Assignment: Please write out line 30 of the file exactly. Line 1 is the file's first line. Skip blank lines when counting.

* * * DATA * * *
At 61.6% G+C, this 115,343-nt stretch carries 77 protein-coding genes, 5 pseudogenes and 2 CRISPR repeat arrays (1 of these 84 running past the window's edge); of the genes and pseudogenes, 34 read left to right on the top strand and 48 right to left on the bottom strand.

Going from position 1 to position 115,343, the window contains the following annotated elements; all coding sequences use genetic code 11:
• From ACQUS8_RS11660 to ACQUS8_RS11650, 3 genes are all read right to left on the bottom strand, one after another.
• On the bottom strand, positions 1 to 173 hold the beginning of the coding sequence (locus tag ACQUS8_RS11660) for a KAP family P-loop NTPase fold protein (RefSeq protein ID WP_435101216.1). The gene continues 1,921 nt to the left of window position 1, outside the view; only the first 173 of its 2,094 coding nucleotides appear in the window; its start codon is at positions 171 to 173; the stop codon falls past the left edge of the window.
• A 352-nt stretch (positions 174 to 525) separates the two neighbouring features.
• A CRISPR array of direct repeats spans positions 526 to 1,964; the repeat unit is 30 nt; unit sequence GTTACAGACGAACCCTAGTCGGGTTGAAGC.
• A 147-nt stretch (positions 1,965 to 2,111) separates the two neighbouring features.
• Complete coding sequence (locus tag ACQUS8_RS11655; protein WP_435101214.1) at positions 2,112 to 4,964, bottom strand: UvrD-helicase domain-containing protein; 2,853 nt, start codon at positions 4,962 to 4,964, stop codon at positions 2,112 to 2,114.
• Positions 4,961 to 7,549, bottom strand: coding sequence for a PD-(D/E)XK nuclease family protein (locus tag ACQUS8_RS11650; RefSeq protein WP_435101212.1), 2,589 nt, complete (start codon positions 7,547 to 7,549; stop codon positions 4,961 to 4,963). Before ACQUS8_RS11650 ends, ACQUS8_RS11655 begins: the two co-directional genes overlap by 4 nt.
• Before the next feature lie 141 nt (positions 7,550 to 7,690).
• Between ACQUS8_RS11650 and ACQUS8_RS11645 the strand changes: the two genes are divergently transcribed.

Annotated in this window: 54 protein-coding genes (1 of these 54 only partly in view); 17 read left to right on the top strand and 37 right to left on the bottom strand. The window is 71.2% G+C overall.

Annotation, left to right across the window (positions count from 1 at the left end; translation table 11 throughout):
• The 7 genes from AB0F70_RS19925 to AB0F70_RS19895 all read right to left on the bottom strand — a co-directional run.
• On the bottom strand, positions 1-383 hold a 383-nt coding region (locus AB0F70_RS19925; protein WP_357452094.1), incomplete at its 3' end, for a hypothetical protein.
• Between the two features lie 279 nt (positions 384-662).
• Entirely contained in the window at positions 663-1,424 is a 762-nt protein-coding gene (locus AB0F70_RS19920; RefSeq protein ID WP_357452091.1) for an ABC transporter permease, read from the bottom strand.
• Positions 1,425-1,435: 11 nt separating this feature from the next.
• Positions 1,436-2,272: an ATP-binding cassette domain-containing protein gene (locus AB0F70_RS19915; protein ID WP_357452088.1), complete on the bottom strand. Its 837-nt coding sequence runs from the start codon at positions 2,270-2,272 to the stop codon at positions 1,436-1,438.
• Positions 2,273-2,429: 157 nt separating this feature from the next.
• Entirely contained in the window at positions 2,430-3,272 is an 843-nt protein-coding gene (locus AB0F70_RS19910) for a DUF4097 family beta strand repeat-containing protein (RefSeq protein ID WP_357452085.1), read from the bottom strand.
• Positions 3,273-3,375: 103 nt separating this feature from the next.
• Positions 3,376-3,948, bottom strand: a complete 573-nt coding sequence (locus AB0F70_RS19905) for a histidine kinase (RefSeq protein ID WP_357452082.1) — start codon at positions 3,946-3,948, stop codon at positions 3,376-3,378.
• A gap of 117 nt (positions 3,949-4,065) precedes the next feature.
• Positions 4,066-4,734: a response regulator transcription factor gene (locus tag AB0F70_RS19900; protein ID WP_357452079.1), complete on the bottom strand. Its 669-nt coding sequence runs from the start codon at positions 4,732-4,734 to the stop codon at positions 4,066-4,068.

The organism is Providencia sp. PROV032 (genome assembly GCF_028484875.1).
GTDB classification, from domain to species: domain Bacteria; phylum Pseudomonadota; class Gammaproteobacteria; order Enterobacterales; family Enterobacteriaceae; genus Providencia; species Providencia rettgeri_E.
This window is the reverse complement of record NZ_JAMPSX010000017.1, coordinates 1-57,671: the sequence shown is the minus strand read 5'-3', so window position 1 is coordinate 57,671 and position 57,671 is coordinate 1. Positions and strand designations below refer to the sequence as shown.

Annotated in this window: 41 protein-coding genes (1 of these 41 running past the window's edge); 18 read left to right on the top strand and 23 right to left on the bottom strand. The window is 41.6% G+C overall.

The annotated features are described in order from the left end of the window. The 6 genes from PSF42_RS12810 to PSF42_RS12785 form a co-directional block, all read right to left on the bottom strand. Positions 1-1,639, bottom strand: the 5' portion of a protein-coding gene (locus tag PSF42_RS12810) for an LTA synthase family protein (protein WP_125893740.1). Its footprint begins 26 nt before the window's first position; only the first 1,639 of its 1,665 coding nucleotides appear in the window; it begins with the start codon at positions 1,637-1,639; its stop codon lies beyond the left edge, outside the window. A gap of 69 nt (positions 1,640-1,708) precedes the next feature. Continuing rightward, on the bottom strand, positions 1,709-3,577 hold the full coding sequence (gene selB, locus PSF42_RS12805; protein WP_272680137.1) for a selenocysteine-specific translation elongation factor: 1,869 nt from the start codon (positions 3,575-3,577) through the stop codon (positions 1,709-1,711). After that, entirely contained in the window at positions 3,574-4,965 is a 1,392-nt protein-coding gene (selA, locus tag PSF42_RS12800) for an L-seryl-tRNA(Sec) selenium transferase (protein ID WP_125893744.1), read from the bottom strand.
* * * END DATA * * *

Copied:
The annotated features are described in order from the left end of the window. The 6 genes from PSF42_RS12810 to PSF42_RS12785 form a co-directional block, all read right to left on the bottom strand. Positions 1-1,639, bottom strand: the 5' portion of a protein-coding gene (locus tag PSF42_RS12810) for an LTA synthase family protein (protein WP_125893740.1). Its footprint begins 26 nt before the window's first position; only the first 1,639 of its 1,665 coding nucleotides appear in the window; it begins with the start codon at positions 1,637-1,639; its stop codon lies beyond the left edge, outside the window. A gap of 69 nt (positions 1,640-1,708) precedes the next feature. Continuing rightward, on the bottom strand, positions 1,709-3,577 hold the full coding sequence (gene selB, locus PSF42_RS12805; protein WP_272680137.1) for a selenocysteine-specific translation elongation factor: 1,869 nt from the start codon (positions 3,575-3,577) through the stop codon (positions 1,709-1,711). After that, entirely contained in the window at positions 3,574-4,965 is a 1,392-nt protein-coding gene (selA, locus tag PSF42_RS12800) for an L-seryl-tRNA(Sec) selenium transferase (protein ID WP_125893744.1), read from the bottom strand.